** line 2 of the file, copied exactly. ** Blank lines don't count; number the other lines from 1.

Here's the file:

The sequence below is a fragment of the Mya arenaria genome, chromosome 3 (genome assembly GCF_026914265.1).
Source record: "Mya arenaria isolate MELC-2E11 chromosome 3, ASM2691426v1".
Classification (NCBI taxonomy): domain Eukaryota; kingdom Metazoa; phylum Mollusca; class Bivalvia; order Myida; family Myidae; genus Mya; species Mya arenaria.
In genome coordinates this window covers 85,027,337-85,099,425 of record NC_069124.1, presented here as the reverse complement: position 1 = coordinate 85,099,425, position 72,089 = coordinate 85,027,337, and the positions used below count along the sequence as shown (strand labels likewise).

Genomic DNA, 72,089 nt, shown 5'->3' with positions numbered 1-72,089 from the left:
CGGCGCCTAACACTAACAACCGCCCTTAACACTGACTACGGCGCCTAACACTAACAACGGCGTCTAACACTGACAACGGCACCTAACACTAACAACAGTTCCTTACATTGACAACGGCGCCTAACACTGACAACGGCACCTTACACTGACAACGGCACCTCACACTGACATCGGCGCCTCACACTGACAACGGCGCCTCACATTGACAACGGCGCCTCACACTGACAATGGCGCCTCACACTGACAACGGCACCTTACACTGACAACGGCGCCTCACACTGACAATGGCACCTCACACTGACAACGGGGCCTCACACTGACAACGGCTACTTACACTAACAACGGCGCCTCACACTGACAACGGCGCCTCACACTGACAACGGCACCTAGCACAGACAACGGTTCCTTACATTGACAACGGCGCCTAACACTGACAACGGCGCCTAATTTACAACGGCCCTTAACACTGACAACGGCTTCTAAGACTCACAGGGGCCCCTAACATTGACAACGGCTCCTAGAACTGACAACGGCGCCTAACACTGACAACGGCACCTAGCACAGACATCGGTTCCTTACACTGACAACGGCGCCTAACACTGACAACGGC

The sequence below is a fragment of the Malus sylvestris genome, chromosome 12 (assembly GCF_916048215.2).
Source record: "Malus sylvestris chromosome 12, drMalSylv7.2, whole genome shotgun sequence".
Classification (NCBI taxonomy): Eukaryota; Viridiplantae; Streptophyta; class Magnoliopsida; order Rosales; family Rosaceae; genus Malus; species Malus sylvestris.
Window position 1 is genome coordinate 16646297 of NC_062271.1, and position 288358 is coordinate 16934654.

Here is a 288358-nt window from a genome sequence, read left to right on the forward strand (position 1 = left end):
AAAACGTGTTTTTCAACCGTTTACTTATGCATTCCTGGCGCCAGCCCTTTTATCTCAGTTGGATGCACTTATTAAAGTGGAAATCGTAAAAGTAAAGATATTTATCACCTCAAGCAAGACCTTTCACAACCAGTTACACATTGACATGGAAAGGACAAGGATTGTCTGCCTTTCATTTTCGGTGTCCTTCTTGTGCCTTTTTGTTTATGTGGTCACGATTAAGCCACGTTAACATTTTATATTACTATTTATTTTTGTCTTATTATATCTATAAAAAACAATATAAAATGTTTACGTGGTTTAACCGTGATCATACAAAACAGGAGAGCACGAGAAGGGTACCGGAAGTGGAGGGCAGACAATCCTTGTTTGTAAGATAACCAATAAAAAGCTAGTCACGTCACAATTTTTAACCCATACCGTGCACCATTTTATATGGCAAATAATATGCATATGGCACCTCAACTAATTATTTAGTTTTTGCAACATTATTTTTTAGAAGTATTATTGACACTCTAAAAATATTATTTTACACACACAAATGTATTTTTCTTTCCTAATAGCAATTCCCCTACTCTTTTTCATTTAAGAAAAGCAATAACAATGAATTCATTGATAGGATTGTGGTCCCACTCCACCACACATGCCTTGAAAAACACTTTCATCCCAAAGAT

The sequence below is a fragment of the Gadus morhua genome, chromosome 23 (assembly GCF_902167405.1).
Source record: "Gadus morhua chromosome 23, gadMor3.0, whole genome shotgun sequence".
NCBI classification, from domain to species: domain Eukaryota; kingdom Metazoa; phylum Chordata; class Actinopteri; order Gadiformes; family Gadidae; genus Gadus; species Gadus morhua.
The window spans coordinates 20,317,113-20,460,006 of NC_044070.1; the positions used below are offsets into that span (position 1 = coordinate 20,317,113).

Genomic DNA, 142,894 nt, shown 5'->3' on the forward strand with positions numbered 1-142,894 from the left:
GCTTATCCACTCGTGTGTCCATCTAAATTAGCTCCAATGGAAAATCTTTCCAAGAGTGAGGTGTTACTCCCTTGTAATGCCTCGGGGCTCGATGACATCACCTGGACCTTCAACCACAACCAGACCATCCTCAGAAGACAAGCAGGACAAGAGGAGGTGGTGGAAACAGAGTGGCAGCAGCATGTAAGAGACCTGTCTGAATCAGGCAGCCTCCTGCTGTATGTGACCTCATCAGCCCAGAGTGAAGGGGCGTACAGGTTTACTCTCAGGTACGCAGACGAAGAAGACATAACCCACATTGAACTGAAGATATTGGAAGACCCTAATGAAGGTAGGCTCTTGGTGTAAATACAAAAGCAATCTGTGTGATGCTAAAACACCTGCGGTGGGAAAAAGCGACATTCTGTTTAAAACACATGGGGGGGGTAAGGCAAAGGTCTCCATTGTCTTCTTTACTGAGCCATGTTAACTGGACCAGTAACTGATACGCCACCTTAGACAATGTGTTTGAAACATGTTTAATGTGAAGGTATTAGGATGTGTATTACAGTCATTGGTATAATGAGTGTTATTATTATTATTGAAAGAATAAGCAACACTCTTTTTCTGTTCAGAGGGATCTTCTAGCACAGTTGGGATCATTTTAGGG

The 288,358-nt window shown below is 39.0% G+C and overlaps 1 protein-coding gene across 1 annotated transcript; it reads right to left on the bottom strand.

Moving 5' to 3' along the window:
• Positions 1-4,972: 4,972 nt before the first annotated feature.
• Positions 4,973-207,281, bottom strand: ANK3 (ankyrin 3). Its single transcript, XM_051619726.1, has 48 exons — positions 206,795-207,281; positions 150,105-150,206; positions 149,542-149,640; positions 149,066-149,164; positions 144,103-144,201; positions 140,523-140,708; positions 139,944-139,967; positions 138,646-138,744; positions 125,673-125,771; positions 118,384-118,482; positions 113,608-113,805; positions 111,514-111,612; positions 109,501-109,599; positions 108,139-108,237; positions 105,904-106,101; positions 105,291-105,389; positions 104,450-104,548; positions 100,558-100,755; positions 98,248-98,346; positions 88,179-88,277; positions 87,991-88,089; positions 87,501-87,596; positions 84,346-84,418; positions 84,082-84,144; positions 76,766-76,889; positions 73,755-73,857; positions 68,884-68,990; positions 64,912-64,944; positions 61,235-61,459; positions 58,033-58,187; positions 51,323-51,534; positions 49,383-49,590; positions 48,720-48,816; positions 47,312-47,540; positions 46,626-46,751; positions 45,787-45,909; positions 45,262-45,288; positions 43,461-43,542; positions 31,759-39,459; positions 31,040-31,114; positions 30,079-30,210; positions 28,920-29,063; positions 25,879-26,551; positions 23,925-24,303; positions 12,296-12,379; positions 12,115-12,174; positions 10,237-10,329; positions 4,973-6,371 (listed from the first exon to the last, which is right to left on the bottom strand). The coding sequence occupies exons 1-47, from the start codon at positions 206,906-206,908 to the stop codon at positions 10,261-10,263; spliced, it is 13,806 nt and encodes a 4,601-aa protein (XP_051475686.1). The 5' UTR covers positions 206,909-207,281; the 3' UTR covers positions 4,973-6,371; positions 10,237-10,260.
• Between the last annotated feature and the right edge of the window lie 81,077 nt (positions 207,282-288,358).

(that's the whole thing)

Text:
Source record: "Mya arenaria isolate MELC-2E11 chromosome 3, ASM2691426v1".